Academy Museum of Motion Pictures & University of Southern California Libraries Los Angeles, December 9-11, 2021
Austrians played an extraordinary yet seldom acknowledged role in the US film industry in the twentieth and early twenty-first centuries. Many, to be sure, have been misrepresented as Germans: their names, the common language, and career paths that often passed through the booming German film industry in the 1920s and 1930s before their emigration to the US have all contributed to this phenomenon. Yet, Austrians, rooted in the vast and multiethnic Habsburg Empire, came to California with distinct identities, cultural backgrounds, and artistic sensibilities. The large and underappreciated presence of Austrian film professionals has shaped and continues to influence American and global filmmaking in often unacknowledged ways.
Organized by the Academy Museum of Motion Pictures, the USC Libraries, USC’s Max Kade Institute for Austrian, German, and Swiss Studies, and the Austrian Consulate General in Los Angeles, which initiated this project, “Vienna in Hollywood” will explore and highlight the impact of Austrians on the Hollywood film industry from the 1920s through the present. The symposium is part of an event series of the same name dedicated to Austrian and particularly Austrian-Jewish heritage in California, organized by the Austrian Consulate General in Los Angeles. The symposium will take place at the Academy Museum of Motion Pictures and at the University of Southern California in December 2021. It will be accompanied by a film series at the Academy Museum of Motion Pictures. If the situation allows, the Austrian Consulate General will host an opening reception for speakers and co-organizers on the evening of December 10.
Early Austrian émigrés include such talents as actor-director Erich von Stroheim and composer Max Steiner who sought better opportunities in the American film industry in the early twentieth century. A much larger wave of émigrés arrived in the 1930s and 1940s as a consequence of the rise of National Socialism in Germany and the Anschluss in Austria. Austrian émigré directors such as Billy Wilder, Fritz Lang, Fred Zinnemann and Otto Preminger, actors Hedy Lamarr, Peter Lorre, and Paul Henreid, producers like Eric Pleskow and Sam Spiegel, screenwriters Vicki Baum, Gina Kaus, and Walter Reisch as well as composers such as Erich Wolfgang Korngold, Ernest Gold, and Hanns Eisler had a lasting impact in Hollywood. And so did other, often lesser known, Austrian émigrés who worked as writers, composers, actors, producers, cinematographers, talent agents, costume designers, or production designers. The cultural impact of these legacies is often forgotten when we celebrate contemporary Austrian filmmakers like Michael Haneke and actors like Arnold Schwarzenegger and Christoph Waltz. Despite considerably different circumstances for Austrians in Hollywood then and now, this symposium will present and discuss historical contributions as well as the roles these legacies play for contemporary filmmakers.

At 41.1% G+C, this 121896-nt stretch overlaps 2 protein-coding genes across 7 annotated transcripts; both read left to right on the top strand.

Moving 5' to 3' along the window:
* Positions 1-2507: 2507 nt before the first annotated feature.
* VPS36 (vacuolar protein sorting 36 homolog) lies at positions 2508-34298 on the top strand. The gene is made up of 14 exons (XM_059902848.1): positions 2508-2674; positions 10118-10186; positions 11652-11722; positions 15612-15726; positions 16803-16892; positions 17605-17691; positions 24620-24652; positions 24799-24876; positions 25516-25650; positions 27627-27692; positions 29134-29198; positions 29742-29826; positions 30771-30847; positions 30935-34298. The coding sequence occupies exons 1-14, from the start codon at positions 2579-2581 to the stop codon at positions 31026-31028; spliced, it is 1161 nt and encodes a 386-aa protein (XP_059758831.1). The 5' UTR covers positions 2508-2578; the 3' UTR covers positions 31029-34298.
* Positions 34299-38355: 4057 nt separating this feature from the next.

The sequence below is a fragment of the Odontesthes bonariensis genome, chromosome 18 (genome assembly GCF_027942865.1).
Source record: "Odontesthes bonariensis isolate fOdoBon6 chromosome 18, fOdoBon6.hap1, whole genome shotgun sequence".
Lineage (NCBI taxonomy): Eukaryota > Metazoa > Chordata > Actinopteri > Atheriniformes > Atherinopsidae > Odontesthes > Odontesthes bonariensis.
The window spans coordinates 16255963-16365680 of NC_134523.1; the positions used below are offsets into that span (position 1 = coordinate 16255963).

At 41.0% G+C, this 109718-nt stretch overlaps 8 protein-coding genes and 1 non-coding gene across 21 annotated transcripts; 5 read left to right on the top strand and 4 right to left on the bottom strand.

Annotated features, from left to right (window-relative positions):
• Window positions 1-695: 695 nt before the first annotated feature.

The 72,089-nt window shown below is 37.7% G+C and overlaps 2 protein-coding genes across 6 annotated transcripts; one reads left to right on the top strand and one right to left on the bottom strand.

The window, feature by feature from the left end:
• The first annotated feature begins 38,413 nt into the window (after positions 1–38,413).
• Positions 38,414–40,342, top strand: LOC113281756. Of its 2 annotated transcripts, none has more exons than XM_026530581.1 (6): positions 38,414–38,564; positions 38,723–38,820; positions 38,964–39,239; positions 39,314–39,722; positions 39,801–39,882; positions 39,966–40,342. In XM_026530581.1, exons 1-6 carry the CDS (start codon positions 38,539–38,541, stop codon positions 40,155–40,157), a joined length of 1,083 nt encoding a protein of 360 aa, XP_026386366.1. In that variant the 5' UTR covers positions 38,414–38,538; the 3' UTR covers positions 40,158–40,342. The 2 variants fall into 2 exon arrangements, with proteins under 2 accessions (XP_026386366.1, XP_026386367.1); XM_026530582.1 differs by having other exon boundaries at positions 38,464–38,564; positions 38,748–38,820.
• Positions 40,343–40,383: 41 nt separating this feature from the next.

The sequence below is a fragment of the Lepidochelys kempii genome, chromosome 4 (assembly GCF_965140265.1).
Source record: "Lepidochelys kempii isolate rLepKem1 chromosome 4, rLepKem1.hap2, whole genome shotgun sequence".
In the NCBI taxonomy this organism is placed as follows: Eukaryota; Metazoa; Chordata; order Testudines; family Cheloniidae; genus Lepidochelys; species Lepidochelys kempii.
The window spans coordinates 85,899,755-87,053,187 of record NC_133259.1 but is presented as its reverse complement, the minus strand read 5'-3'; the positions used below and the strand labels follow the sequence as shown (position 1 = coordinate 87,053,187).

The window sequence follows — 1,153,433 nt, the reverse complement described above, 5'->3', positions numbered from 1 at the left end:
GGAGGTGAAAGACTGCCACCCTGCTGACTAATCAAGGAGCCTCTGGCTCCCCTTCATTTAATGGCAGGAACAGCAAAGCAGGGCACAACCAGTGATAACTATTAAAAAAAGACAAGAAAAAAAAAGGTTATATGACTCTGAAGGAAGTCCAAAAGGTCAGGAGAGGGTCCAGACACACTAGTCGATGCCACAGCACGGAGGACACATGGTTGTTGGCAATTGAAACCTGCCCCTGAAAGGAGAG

The organizers invite proposals for 20-minute presentations that explore the following suggested topics or other related themes, aimed at a diverse general audience:
• Austrian filmmakers in Hollywood from the 1920s through the 1940s.
• Contemporary Austrian filmmakers that demonstrate an interest in these legacies.
• Austrian women writers.
• Austrians working behind the scenes and “below the line” in Hollywood.
Those interested in presenting papers are invited to submit a brief abstract (up to 300 words) and a short bio to Professor Paul Lerner (email@example.com) by June 30, 2021. The conference language is English. The organizers are in the process of seeking funding for travel and accommodation for accepted speakers. Participants with access to funding through their home institutions are asked to apply for that funding first. Feel free to contact Paul Lerner (firstname.lastname@example.org) or Michaela Ullmann (email@example.com) with any questions.
Given the complications of planning an international conference in the midst of a pandemic, the conference organizers wish to acknowledge that they are aware that it may not be possible for the conference to take place entirely in person. Back-up plans for a hybrid approach (part online, part in-person), or a completely virtual approach are being made.
As forecasting the budgetary situation of hosting institutions as well as speakers’ institutions is difficult at the moment, the organizers cannot yet guarantee any travel support for speakers. Information will be released as it is available. Furthermore, travel restrictions may still apply for certain countries at the time of the conference. The organizers will work with each accepted speaker to find individual solutions for their situation and on accommodating their participation in the conference, either in-person or virtual.
The symposium is made possible also by generous support from the Botstiber Institute for Austrian-American Studies.
Doris Berger, Academy Museum
Eduardo Sánchez, Academy Museum
Paul Lerner, USC Department of History and Max Kade Institute
Michaela Ullmann, USC Libraries
Regina Range, University of Alabama
Bernardo Rondeau, Academy Museum
Amy Homma, Academy Museum
Marje Schuetze-Coburn, USC Libraries
Hugh McHarg, USC Libraries
Tyson Gaskill, USC Libraries
Simone Bliss, Austrian Consulate General